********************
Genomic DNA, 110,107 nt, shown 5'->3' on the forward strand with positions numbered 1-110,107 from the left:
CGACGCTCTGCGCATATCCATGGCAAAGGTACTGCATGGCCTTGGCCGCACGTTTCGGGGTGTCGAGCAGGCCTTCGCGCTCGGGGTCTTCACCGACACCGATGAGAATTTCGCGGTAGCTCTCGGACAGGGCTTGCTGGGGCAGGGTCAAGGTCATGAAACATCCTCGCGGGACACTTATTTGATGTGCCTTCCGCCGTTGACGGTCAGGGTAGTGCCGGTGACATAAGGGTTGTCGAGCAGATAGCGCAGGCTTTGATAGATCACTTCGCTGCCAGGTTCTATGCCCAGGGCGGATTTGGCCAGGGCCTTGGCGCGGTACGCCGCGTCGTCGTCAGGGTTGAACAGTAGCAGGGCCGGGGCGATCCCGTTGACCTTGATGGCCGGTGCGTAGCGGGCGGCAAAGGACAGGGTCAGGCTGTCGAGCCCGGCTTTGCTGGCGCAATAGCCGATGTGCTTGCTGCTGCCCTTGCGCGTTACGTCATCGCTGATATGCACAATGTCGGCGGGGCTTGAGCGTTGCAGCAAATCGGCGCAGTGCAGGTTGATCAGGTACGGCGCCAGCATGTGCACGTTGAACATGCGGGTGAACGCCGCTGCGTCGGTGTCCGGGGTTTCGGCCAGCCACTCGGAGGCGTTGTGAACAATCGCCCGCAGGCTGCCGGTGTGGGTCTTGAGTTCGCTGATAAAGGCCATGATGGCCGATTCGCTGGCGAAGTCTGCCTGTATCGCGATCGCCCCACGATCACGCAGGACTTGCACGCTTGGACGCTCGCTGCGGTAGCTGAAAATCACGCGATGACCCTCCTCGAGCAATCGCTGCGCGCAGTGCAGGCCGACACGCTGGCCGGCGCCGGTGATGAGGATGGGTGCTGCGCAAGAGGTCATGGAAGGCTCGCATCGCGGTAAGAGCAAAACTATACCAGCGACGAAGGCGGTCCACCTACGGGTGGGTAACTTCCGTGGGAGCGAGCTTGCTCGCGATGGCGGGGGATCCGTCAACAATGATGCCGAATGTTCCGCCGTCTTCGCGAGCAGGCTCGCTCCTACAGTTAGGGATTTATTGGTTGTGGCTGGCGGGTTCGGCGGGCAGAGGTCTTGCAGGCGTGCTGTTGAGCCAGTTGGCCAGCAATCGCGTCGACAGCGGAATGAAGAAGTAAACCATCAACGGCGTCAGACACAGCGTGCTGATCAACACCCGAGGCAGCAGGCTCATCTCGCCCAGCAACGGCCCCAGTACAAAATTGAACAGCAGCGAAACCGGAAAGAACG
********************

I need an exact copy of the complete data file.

Genomic DNA, 110,107 nt, shown 5'->3' on the forward strand with positions numbered 1-110,107 from the left:
CGACGCTCTGCGCATATCCATGGCAAAGGTACTGCATGGCCTTGGCCGCACGTTTCGGGGTGTCGAGCAGGCCTTCGCGCTCGGGGTCTTCACCGACACCGATGAGAATTTCGCGGTAGCTCTCGGACAGGGCTTGCTGGGGCAGGGTCAAGGTCATGAAACATCCTCGCGGGACACTTATTTGATGTGCCTTCCGCCGTTGACGGTCAGGGTAGTGCCGGTGACATAAGGGTTGTCGAGCAGATAGCGCAGGCTTTGATAGATCACTTCGCTGCCAGGTTCTATGCCCAGGGCGGATTTGGCCAGGGCCTTGGCGCGGTACGCCGCGTCGTCGTCAGGGTTGAACAGTAGCAGGGCCGGGGCGATCCCGTTGACCTTGATGGCCGGTGCGTAGCGGGCGGCAAAGGACAGGGTCAGGCTGTCGAGCCCGGCTTTGCTGGCGCAATAGCCGATGTGCTTGCTGCTGCCCTTGCGCGTTACGTCATCGCTGATATGCACAATGTCGGCGGGGCTTGAGCGTTGCAGCAAATCGGCGCAGTGCAGGTTGATCAGGTACGGCGCCAGCATGTGCACGTTGAACATGCGGGTGAACGCCGCTGCGTCGGTGTCCGGGGTTTCGGCCAGCCACTCGGAGGCGTTGTGAACAATCGCCCGCAGGCTGCCGGTGTGGGTCTTGAGTTCGCTGATAAAGGCCATGATGGCCGATTCGCTGGCGAAGTCTGCCTGTATCGCGATCGCCCCACGATCACGCAGGACTTGCACGCTTGGACGCTCGCTGCGGTAGCTGAAAATCACGCGATGACCCTCCTCGAGCAATCGCTGCGCGCAGTGCAGGCCGACACGCTGGCCGGCGCCGGTGATGAGGATGGGTGCTGCGCAAGAGGTCATGGAAGGCTCGCATCGCGGTAAGAGCAAAACTATACCAGCGACGAAGGCGGTCCACCTACGGGTGGGTAACTTCCGTGGGAGCGAGCTTGCTCGCGATGGCGGGGGATCCGTCAACAATGATGCCGAATGTTCCGCCGTCTTCGCGAGCAGGCTCGCTCCTACAGTTAGGGATTTATTGGTTGTGGCTGGCGGGTTCGGCGGGCAGAGGTCTTGCAGGCGTGCTGTTGAGCCAGTTGGCCAGCAATCGCGTCGACAGCGGAATGAAGAAGTAAACCATCAACGGCGTCAGACACAGCGTGCTGATCAACACCCGAGGCAGCAGGCTCATCTCGCCCAGCAACGGCCCCAGTACAAAATTGAACAGCAGCGAAACCGGAAAGAACG